The U.S. Chamber of Commerce has filed a motion for summary judgment in its lawsuit filed in September 2022 against the CFPB challenging the CFPB’s recent update to the Unfair, Deceptive, or Abusive Acts or Practices (UDAAP) section of its examination manual to include discrimination.  The other plaintiffs in the lawsuit, which was filed in a Texas federal district court, are American Bankers Association, Consumer Bankers Association, Independent Bankers Association of Texas, Longview Chamber of Commerce, Texas Association of Business, and Texas Bankers Association.

The plaintiffs argue first that they are entitled to summary judgment based on the decision in Community Financial Services Association of America Ltd. v. CFPB, in which a Fifth Circuit held the CFPB’s funding mechanism violates the Appropriations Clause of the U.S. Constitution.  They assert that they can show harm resulting from the unconstitutional funding because without such funding, the Bureau lacked the means to issue the manual update or exercise any authority over discrimination. 

While arguing that they are entitled to have the Court set aside the manual update and permanently enjoin the CFPB from taking any action based on it based on the CFSA decision, they also ask the Court to hold that they are entitled to those remedies under the Administrative Procedure Act (APA).  According to the plaintiffs, a ruling on their APA claims will preserve resources and avoid harm to plaintiffs’ members because, “whatever the Supreme Court decides in Community Financial, Plaintiffs’ members will be protected from irreparable harm and this case will be ready for appellate review.”  (The CFPB has filed a certiorari petition seeking review of the CFSA decision and asked the Supreme Court to hear the case this Term.)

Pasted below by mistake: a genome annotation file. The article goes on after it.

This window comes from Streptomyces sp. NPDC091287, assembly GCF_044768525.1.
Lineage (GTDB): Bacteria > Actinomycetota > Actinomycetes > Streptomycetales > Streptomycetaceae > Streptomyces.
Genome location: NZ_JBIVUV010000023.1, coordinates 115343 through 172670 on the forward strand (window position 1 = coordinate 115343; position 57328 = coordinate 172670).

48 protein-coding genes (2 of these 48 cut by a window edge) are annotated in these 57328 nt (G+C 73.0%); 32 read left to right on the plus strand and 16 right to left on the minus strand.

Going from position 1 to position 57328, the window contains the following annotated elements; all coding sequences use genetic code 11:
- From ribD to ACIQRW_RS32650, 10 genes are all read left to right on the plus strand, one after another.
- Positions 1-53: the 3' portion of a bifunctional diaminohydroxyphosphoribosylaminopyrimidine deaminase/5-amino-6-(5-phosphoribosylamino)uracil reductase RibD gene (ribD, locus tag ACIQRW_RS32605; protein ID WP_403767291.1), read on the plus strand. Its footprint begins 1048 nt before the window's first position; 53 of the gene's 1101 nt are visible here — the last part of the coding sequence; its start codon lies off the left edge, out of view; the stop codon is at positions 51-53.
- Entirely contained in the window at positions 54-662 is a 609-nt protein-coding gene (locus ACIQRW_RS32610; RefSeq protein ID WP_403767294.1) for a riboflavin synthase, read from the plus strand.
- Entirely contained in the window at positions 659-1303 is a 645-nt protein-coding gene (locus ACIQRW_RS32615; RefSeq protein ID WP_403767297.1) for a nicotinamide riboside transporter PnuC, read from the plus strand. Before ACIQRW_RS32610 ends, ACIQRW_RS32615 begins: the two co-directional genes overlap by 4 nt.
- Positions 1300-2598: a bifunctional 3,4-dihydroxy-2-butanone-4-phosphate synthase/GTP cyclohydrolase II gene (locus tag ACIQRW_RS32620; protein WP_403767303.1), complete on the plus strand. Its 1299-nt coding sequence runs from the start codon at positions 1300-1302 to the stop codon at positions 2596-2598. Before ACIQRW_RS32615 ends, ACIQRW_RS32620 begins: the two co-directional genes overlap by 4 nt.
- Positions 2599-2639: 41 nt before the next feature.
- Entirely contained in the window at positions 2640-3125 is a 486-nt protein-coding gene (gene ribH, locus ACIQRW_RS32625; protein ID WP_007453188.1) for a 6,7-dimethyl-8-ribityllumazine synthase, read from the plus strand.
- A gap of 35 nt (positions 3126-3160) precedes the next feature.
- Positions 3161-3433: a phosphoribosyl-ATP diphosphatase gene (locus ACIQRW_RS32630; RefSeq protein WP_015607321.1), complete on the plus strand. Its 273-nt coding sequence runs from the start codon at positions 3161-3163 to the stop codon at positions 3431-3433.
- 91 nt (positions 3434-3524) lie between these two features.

As previously set forth in their complaint, the plaintiffs claim that the manual update violates the APA and should be set for the following reasons:

  • The update exceeds the CFPB’s UDAAP authority in the Dodd-Frank Act because such authority does not encompass discrimination.
  • The update is “arbitrary and capricious” because the CFPB’s interpretation of “unfairness” contradicts the historical use and understanding of the term.
  • The update violates the APA’s notice-and-comment requirement because it is a legislative rule that imposes new substantive obligations on regulated entities.